“Denim provides excellent control of all worm-pests, especially tobacco budworm and armyworms and also suppresses mites with minimal impact on beneficial insects, making it an ideal fit for integrated pest management programs,” said Patrick Ewan, Syngenta crop manager.
“Denim is a low use-rate product that offers long residual control. It is a unique chemistry with no known cross-resistance, and it works through three modes of action – contact, ingestion and ovicidal-like in which larvae are controlled as they chew through egg casings.”
Denim has been used under Section 18 emergency exemptions in several states, including Arkansas, Louisiana, Texas and Mississippi, for control of tobacco budworm and/or beet armyworm. Cotton researchers in Mississippi and Texas who have been evaluating Denim the past several years for lepidopteran control have reported excellent field trial results.
“Denim will control all of the caterpillar pests we have in cotton,” said Blake Layton, Extension entomologist with Mississippi State University. “Its primary fit is for control of tobacco budworm and other caterpillar pests on non-Bt cotton and armyworms in Bt cotton, but in some trials, Denim also suppressed spider mites, which gives growers another tool in their overall cotton management program.”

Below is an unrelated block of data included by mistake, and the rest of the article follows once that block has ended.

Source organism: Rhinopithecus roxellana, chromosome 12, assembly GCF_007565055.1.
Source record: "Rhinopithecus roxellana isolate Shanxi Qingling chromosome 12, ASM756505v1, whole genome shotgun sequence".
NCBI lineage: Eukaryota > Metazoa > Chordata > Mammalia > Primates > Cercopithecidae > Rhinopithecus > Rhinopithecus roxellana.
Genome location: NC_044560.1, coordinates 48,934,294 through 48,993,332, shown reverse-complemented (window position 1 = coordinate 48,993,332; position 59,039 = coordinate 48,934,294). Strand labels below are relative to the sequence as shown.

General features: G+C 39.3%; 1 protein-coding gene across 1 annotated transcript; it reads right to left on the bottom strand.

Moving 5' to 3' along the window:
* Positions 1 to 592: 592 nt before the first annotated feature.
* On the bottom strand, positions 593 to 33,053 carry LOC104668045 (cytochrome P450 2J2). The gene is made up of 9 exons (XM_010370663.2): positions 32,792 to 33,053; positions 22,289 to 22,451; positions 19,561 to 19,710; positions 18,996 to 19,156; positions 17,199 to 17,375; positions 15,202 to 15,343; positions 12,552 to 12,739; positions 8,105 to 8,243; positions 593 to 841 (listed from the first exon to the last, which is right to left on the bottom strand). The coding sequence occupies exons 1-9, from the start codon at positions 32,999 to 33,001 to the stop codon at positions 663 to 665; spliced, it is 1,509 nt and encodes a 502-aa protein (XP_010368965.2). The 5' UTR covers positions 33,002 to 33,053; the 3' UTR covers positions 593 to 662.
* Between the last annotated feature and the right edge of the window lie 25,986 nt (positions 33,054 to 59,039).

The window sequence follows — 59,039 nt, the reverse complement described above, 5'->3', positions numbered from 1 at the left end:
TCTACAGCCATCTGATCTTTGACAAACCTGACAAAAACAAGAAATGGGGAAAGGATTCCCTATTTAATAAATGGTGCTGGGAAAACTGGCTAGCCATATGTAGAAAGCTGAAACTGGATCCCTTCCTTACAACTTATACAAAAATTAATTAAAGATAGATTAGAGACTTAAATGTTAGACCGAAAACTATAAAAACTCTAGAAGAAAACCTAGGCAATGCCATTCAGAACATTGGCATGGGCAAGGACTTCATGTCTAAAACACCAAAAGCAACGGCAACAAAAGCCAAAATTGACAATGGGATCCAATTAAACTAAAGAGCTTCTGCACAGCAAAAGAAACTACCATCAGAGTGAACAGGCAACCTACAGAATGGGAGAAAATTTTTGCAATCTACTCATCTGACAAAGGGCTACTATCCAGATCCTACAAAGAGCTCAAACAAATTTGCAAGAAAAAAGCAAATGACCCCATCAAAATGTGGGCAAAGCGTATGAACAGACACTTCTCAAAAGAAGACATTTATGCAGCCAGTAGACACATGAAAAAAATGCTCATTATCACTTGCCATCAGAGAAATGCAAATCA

Chris Sansone, Extension entomologist with Texas A&M University in San Angelo, has found Denim to perform extremely well in controlling beet armyworm outbreaks throughout West Texas, triggered in recent years by prolonged dry weather. He also sees it fitting in a tobacco budworm management program.
“Denim has looked extremely good in our tobacco budworm trials,” Sansone said. “Because this pest is resistant to some of the more traditional insecticides used in Texas, Denim will be an excellent resistance management tool.”
In the southeast, tobacco researchers have conducted trials with Denim for the past few years with favorable results and welcome having a new chemistry to use as they help growers protect the leaf from damaging pests like tobacco budworm.
Sterling Southern, an Extension tobacco entomologist with North Carolina State University, has seen promising results in his trials. “In the majority of our trials, Denim has been one of the more effective sprayable materials,” he said. “We have evaluated Denim in tobacco for several years, looking closely at its tobacco budworm control during the past two years. Denim has given us good results and will be given a good to excellent rating based on what we’ve seen in our trials.
“Denim offers us a different mode of action; it’s another tool to rotate through to avoid resistance. Compared to other products, Denim gives good tobacco budworm control. That is the key fit Denim has in tobacco.”